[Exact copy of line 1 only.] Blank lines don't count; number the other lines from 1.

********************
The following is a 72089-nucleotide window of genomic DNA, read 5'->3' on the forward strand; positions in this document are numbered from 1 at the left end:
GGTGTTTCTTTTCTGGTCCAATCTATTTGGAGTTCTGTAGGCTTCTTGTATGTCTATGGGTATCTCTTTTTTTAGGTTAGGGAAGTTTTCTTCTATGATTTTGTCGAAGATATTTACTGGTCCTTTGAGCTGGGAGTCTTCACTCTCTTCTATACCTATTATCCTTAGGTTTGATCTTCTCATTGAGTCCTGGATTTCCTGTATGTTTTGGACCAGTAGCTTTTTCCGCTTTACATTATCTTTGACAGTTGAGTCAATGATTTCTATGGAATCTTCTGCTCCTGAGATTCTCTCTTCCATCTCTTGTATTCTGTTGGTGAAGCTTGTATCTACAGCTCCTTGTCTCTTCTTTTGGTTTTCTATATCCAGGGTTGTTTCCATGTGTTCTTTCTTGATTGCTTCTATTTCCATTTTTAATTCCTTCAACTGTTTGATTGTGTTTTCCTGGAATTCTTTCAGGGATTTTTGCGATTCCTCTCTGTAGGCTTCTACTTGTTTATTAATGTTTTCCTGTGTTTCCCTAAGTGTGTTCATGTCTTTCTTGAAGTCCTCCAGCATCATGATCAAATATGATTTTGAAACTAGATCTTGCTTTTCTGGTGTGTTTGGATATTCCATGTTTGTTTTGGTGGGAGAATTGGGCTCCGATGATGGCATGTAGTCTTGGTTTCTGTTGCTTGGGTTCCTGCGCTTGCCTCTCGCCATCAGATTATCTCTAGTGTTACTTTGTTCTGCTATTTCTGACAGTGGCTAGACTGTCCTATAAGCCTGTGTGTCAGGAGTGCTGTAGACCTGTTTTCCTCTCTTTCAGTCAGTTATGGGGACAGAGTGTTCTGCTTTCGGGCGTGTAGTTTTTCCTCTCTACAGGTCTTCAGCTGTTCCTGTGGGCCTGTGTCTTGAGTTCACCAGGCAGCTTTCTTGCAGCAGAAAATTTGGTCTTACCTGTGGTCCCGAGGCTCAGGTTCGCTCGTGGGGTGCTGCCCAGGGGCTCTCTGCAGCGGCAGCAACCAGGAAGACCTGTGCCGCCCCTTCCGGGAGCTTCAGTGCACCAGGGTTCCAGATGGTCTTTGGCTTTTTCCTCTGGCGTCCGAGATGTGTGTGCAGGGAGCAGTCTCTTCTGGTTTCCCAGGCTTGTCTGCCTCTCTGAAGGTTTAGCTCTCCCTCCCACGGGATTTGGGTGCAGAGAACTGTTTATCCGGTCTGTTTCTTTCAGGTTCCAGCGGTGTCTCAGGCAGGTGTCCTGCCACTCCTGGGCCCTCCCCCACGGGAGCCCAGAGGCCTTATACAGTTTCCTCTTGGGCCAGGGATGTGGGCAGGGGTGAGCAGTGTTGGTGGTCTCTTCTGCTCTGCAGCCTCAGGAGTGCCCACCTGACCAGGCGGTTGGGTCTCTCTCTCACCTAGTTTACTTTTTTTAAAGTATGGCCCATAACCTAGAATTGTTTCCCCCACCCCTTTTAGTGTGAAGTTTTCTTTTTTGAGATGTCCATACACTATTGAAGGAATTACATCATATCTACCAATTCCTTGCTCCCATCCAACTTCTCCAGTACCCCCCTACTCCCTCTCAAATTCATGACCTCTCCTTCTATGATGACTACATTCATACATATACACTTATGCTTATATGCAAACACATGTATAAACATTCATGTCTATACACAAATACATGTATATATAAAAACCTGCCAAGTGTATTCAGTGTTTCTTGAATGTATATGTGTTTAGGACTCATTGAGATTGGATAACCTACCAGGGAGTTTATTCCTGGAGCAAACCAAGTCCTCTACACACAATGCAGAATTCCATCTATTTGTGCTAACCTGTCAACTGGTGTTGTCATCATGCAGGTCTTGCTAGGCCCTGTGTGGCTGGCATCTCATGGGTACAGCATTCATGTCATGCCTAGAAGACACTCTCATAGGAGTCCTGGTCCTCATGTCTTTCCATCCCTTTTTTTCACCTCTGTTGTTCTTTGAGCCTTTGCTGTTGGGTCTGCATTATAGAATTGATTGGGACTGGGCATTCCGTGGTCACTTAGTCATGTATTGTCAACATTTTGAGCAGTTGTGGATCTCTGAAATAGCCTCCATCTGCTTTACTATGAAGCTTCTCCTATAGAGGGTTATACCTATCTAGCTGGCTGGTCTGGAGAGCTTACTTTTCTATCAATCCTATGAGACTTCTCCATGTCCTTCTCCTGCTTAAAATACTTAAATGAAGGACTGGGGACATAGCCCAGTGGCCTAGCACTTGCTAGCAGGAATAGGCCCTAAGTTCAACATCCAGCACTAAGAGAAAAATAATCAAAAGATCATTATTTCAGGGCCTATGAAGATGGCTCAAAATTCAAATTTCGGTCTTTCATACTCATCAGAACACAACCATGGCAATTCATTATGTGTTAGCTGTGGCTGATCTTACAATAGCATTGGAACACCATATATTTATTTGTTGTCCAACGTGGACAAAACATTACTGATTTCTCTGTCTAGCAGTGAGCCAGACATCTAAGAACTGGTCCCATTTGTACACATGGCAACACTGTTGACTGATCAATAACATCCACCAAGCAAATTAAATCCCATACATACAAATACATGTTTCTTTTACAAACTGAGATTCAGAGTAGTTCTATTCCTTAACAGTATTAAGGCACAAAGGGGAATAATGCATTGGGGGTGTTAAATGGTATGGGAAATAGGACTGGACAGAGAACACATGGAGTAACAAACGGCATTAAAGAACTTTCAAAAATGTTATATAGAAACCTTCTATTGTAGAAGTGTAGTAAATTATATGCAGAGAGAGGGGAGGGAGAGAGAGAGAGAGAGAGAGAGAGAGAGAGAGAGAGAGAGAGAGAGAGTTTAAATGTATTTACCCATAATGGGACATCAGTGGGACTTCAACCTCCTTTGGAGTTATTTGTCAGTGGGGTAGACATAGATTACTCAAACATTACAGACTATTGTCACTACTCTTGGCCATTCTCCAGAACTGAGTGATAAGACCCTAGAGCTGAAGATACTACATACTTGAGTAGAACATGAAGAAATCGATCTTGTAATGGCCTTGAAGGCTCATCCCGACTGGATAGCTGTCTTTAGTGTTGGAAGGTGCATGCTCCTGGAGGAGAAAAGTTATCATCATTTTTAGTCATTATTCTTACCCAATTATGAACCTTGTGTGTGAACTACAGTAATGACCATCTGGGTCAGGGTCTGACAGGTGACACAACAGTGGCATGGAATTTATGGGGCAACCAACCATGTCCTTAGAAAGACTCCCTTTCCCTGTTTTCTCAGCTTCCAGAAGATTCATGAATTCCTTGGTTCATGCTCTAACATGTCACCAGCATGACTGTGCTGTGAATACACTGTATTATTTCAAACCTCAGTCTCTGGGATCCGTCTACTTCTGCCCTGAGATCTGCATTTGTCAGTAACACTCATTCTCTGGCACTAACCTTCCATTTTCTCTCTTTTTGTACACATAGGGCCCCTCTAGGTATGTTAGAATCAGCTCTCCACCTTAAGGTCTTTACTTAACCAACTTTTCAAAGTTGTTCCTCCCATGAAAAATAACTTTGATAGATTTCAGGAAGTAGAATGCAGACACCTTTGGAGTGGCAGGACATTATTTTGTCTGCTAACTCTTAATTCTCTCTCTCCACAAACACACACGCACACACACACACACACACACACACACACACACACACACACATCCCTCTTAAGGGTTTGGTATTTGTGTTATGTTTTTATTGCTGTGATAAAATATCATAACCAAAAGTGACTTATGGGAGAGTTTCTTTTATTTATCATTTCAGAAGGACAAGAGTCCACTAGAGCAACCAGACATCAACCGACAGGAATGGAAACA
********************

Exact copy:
The following is a 72089-nucleotide window of genomic DNA, read 5'->3' on the forward strand; positions in this document are numbered from 1 at the left end: